In this thirteen part limited run TV series, a bunch of out-of-towners with a history with the place descend on small Harper’s Island for the wedding of rich girl Trish Wellington (Katie Cassidy) and poor boy Henry Dunn (Christopher Gorham), because everyone involved had such a beautiful time there once. The fun mostly happened before a brutal series of murders committed by one John Wakefield on the island seven years ago, mind you.
The memories of these murders make the return for former local and our
designated heroine Abby Mills (Elaine Cassidy) particularly difficult, since one
of the victims Wakefield hung from what I must assume was his favourite tree was
her mother. Still, Abby might just find the opportunity to hook up with her old
love Jimmy (C.J. Thomason) and rebuild the relationship with her Dad Charlie
(Jim Beaver) who is also the local sheriff and the guy who shot Wakefield and
let him drop off a cliff. Well, she’ll do that, and try to survive the ensuing
madness when people start to disappear (or, as we the audience know, get
violently killed by a mysterious assailant and fan of death traps).
The CBS (but looking, feeling and featuring a cast that makes it look like a
CW project) series Harper’s Island – with the sometimes excellent
Jeffrey Bell as show runner - is the ungodly mixture of soap opera, “Ten Little
Whatever” style whodunit and slasher you didn’t know you needed in your life.
It’s not the ironic kind of slasher most TV attempts at the slasher form are
either: while there’s a perfectly appropriate macabre sense of humour running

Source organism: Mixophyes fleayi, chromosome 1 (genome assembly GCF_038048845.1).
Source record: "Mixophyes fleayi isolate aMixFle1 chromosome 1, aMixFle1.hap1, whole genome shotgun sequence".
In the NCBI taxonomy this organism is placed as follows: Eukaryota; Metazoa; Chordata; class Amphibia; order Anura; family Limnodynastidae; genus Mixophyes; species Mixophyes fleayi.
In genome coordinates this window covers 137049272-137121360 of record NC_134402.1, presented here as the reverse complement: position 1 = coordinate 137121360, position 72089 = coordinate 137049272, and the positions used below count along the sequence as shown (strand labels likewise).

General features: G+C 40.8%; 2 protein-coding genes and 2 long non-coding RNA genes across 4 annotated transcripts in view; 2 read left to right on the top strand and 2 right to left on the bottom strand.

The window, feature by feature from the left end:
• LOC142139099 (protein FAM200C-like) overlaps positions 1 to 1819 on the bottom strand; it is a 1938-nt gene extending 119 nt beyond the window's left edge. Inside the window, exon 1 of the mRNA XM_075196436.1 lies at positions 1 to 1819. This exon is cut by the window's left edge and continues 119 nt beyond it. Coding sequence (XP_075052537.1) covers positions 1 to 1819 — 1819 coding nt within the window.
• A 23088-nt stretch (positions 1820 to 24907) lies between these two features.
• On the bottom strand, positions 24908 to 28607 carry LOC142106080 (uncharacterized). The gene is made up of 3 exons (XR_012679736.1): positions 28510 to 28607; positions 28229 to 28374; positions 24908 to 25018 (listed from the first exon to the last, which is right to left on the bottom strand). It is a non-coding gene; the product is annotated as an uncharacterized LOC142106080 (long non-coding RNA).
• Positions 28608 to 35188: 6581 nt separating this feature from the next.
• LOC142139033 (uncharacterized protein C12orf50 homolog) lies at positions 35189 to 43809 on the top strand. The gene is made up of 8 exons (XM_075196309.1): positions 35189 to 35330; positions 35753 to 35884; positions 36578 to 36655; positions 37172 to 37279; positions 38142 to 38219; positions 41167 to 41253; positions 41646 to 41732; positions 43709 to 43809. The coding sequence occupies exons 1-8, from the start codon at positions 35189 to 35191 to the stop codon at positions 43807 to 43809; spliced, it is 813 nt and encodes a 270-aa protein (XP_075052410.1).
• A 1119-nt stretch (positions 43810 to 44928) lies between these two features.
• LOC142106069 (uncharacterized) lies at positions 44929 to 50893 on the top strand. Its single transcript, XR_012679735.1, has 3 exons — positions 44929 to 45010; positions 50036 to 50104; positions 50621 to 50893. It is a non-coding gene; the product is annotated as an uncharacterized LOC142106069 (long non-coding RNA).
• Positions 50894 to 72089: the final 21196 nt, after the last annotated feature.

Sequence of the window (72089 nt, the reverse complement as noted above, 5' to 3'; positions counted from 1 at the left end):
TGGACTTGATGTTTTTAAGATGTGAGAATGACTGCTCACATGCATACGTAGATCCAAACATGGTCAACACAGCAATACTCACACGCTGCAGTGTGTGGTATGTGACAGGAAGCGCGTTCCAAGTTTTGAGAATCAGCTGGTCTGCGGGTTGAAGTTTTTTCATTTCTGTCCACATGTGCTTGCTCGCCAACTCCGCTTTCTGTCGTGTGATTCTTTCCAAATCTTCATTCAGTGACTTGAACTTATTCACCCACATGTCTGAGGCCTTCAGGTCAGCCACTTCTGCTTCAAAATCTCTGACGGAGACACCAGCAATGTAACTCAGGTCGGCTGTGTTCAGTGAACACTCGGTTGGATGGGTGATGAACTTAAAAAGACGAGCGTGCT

through the show that’s best exemplified by episode titles like “Whap” or my
personal favourite “Thrack, Splat, Sizzle” which do indeed onomatopoetically
hint at (some of the) murders occurring in the episode, the show is playing
things without the safety of ironic distance, so the slasher parts are indeed
slasher parts and not parts about the slasher genre or the series’
assumed superiority over it.
Harper’s Island is also clever enough to realize that you can’t blow
up the slasher format to a TV show without adding extra genre ingredients to it,
so we get the Agatha Christie style whodunit – though one unable to construct
red herrings that’ll confuse anyone but its literally terminally stupid
characters – and the soap operatics. The last bit turns out to be a bit of a
challenge in the first five episodes or so, at least for me, who really does not
care about the plotline explaining how Rich Girl’s Dad (Richard Burgi) doesn’t
want her to marry her fiancée and has taken his dear time to do anything about
it, as well as other subplots I vaguely remember from Dallas.
Particularly since the cast isn’t exactly full of interesting and likeable
characters, for rather a lot of them are your standard soap opera types, and the
melodramatic parts of the writing mostly work well only in the episodes Bell
writes. On the plus side, if there’s a character you’re annoyed by, there’s more
than just a good chance you’ll see him or her find a gruesome end, for even if
the show is only marginally gory, the body count is insanely high and the death
methods are created with a loving sense for detail and – probably evil – fun.
And, hey, at least the victims aren’t slasher stereotypes.
Once the show gets going, and despite its heavy reliance on standard clichés,
it becomes rather a lot of fun, showing the appropriate ruthlessness towards
most of its characters, and really pulls off so many twists and fun little set
pieces I can’t imagine anyone who likes even one of the genres involved won’t
have fun with it.